Smart voice assistants like Google Assistant and Siri are interesting applications of low-footprint machine learning. Here, neural networks are one component of the computational workload. A voice assistant pipeline, an example of which is shown in figure 1, consists of several stages. The first stage is typically to perform some sort of wake-word detection, where the assistant listens for a trigger phrase. When the trigger phrase is detected, the next stage in the process is to detect the presence of keywords that belong to a small dictionary. Examples of keywords could be common phrases, such as ”play” or ”pause”. These give specific instructions, for example, when listening to music. Since these two tasks are less compute-intensive as compared to general automatic speech recognition (ASR), they can be performed on-device with low latency. If no keyword is detected, the voice data is typically sent to a server where ASR is performed. However, on-device ASR is now becoming feasible for devices with enough processing power. On-device keyword spotting is also useful in scenarios when no internet connection is available or when data privacy is a concern.
Figure 1: An example speech processing pipeline for smart assistants.
Previous state-of-the-art keyword spotting models have depended on convolutional or recurrent neural networks that have been optimized for low latency. However, Transformer networks are now becoming increasingly popular for tackling problems in both natural language processing and computer vision. The Transformer is a neural network architecture that leverages self-attention, which means that features are dynamically calculated by allowing different parts of the input to attend to each other. In a recent paper, presented at InterSpeech 2021, we investigate to what extent the Transformer is suitable for the keyword spotting task, with regard to both accuracy and latency.
Figure 2: Our proposed approach to keyword spotting.
Our keyword spotting pipeline is shown in Figure 2. Here, the raw audio waveform is pre-processed by dividing the signal into a set of time slots and extracting the mel-frequency cepstrum coefficients (MFCCs) for each slot. Each set of MFCCs are then treated as an input token to the Transformer model, which computes self-attention between different tokens. This allows the model to extract audio features based on how different time slots interact with each other. It also makes the features more descriptive than those of traditional neural networks that have previously been used for keyword spotting. The Transformer outputs a global feature vector that is fed into a multi-layer perceptron (MLP), which classifies the audio into one of the keywords in the dictionary or as a non-keyword. We have named our model Keyword Transformer (KWT), and present three different versions, KWT-1, 2 and 3. Here, each number indicates increasing complexity, which allows for a trade-off between accuracy and latency.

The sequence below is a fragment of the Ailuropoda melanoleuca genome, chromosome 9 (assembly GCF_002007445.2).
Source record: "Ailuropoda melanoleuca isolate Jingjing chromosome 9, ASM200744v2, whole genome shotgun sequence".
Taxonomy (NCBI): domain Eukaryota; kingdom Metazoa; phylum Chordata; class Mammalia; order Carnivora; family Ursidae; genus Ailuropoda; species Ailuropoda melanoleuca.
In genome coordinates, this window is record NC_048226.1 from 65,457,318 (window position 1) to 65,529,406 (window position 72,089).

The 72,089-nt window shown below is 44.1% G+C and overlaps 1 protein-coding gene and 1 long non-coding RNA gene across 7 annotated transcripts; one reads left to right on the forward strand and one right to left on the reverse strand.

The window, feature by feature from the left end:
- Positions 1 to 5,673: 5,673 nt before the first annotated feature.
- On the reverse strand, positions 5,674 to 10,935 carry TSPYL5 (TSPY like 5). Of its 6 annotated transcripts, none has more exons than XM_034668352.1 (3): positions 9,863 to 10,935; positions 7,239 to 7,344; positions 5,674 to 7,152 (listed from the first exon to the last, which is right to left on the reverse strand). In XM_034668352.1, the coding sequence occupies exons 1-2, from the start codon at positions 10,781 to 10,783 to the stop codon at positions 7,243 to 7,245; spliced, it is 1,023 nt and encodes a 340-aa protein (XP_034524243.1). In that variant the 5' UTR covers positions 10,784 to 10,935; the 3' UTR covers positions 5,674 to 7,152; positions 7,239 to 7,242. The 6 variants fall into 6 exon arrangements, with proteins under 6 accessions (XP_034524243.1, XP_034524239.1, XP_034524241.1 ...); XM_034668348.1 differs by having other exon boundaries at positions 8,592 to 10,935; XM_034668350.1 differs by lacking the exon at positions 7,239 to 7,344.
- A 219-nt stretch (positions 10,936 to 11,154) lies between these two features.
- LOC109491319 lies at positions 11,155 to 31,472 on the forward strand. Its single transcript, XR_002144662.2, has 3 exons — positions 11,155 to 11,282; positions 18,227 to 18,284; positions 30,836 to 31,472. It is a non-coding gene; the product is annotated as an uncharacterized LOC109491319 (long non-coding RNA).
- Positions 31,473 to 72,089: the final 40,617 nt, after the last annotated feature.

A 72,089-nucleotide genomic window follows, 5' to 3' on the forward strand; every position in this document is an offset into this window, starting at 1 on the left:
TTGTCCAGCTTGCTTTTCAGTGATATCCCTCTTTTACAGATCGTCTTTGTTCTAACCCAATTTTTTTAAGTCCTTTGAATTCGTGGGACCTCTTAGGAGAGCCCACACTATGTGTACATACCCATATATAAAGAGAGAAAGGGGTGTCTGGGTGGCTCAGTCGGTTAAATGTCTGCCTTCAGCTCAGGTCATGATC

Figure 3: Latency and accuracy on a single thread on a mobile phone
Experimental results show that KWT works better than initially expected for keyword spotting. It achieves state-of-the-art classification accuracy on the Google Speech Commands dataset; 98.6% and 97.7% on the 12- and 35-word tasks respectively, outperforming all previous methods. We have also converted our model to TensorFlow Lite format and measured the inference latency on a OnePlus 6 mobile device based on the Snapdragon 845 (4x Arm Cortex-A75, 4x Arm Cortex-A55). Figure 3 shows the measured accuracy and latency for the 12- and 35-word tasks, for KWT and a set of other popular keyword spotting models. These show that KWT is also competitive with regard to latency. This indicates that accelerating Transformers might soon become an important workload for keyword spotting and other edge applications. There is also the possibility of making them even faster using sparse attention techniques and model compression.
If you would like to train a KWT model yourself or use one of our pre-trained models, the code is available on GitHub.
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Read a previous post on keyword spotting here: High Accuracy Keyword Spotting on Cortex-M Processors